It is common to use a headset microphone for television news and broadcast shows, theatrical performances, and, of course, for auditoria presenters. However, in times where the mobility is limited, a headset mic is also an extremely convenient solution for journalists, when they work remotely.
A headset microphone is practical for several reasons:
  • It's close to the sound source
  • It keeps a constant distance to the sound source
  • It provides a hands-free solution
  • It is a unobtrusive solution for both the viewers and user
  • It provides a high speech-to-background noise ratio
  • It stays in position if fitted correctly

Omnidirectional vs cardioid

You can choose between to main types of headsets, either omnidirectional or (uni)directional (cardioid). It is a good idea to consider which of the two is best for your situation.

An omnidirectional has a frequency response that smoothly goes from very low frequencies to the highest. Due to its superb low-frequency handling, it will support even the lowest pitch any speaker might have. This type of mic makes the timbre of the voice sound very natural. Due to the position of the mic when placed “at the corner of your smile,” the frequency response may need a small lift at higher frequencies. However, this is often a matter of taste. Compared to a directional mic, the position of an omnidirectional headset it is less critical.

A cardioid has a directivity that, in general, rejects background noise. It has a frequency response that is somewhat dependent on the distance to the source. Cardioids exhibit a so-called “proximity effect.” The advantage of this effect is an efficient (additional) reduction of low-frequency background noise. The disadvantage is that a change of position also may change the timbre of the sound. Furthermore, a cardioid exhibits higher sensitivity to wind and blows compared to an omnidirectional.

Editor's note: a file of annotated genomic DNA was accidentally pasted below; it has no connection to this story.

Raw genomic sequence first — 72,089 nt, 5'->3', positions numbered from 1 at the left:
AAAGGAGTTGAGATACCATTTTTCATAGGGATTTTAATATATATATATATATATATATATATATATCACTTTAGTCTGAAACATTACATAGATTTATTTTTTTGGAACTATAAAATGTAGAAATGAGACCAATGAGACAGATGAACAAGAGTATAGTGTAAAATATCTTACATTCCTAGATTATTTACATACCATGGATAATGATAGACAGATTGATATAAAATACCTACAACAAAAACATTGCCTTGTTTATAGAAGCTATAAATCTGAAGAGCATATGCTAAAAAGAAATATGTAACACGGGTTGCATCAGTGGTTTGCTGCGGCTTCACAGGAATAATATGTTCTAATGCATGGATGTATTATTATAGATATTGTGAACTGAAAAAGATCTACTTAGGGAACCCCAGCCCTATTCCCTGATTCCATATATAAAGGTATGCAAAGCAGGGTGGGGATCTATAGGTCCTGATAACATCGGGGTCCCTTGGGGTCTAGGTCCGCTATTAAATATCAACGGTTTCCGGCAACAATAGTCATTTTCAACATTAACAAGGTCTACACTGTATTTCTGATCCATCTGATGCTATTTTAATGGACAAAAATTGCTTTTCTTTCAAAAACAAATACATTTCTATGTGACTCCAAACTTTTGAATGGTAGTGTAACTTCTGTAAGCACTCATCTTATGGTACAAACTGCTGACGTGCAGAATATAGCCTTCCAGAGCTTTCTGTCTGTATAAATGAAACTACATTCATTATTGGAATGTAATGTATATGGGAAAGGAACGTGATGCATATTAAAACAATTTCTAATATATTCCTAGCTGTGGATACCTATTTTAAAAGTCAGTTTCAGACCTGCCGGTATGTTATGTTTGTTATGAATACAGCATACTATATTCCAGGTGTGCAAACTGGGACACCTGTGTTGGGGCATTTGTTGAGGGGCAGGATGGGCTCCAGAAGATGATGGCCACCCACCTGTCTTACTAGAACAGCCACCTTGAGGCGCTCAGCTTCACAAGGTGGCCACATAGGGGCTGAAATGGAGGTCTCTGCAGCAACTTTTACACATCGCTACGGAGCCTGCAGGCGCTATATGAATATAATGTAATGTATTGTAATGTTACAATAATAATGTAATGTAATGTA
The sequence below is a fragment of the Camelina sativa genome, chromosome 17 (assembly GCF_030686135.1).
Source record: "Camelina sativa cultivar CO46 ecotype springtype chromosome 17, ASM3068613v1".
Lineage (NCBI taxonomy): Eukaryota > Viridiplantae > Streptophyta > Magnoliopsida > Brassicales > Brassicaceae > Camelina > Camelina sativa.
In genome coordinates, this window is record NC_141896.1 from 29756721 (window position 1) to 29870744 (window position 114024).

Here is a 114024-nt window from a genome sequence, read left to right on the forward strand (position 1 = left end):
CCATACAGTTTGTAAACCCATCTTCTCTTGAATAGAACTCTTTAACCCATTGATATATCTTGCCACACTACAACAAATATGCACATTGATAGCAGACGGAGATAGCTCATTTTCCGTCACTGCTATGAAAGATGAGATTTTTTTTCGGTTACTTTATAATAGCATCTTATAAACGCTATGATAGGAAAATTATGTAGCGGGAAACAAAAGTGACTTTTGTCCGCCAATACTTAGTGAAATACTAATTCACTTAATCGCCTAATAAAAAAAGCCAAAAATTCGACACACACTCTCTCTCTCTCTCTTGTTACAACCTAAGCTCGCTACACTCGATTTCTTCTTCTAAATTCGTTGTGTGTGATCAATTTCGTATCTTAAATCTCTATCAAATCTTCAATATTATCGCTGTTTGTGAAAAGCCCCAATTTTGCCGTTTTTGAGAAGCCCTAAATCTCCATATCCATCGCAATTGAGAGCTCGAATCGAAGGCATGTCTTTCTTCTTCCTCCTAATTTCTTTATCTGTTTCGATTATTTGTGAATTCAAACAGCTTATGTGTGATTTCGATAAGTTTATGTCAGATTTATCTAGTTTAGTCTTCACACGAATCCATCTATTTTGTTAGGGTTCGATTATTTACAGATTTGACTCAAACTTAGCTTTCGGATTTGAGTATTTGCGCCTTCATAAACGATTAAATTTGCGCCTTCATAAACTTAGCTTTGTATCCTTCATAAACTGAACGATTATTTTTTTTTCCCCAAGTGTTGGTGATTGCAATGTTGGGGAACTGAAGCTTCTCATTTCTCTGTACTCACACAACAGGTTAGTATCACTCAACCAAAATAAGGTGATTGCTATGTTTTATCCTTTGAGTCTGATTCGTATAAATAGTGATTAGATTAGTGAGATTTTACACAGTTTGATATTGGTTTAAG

The curve below shows how much a cardioid attenuates background noise in comparison to an omnidirectional. The result is an actual measurement. At 100 Hz, the reduction is approximately 23 dB. That is a massive reduction!

Correct placement of the mic

It is important to keep the microphone out of the air stream from the mouth. Both plosives and fricatives create air streams that should not hit the capsule. So, never put the microphone in front of the mouth.

How far back you want to pull the actual microphone head depends somewhat on anatomy. Some speakers produce air streams from the corner of the mouth. Others exhibit extremely dynamic mouth and lip movements. Both of these types of speakers should pull the microphone further away from the mouth, both backward and outward.

In addition, smiling can make a person's cheeks move, which can displace the microphone. Especially when using a cardioid, the microphone boom should not press against the cheek but be positioned so that the microphone head stays in a constant position.

The microphone head should also be positioned from a beard, as a single hair may pass the grille and hit the sensitive element, making noise. Finally, dangling earrings and glasses that are put on/taken off, should be avoided when using a headset mic.


Windscreens can reduce noise from outdoor wind as well as air streams coming from the mouth. They also keep the microphone capsule away from a beard.

It’s in the mirror

Before going on air, it is always a good idea to use a mirror and check – if not anything else – the position of the microphone. Check that the microphone head and boom are free of beard, earrings, glasses, etc.

In conclusion

If background noise is an issue, use a cardioid. If not, use an omnidirectional. Make sure to properly place the headset and make adjustments based on your type of speaker you are.

You can find more information about DPA headset mics here.


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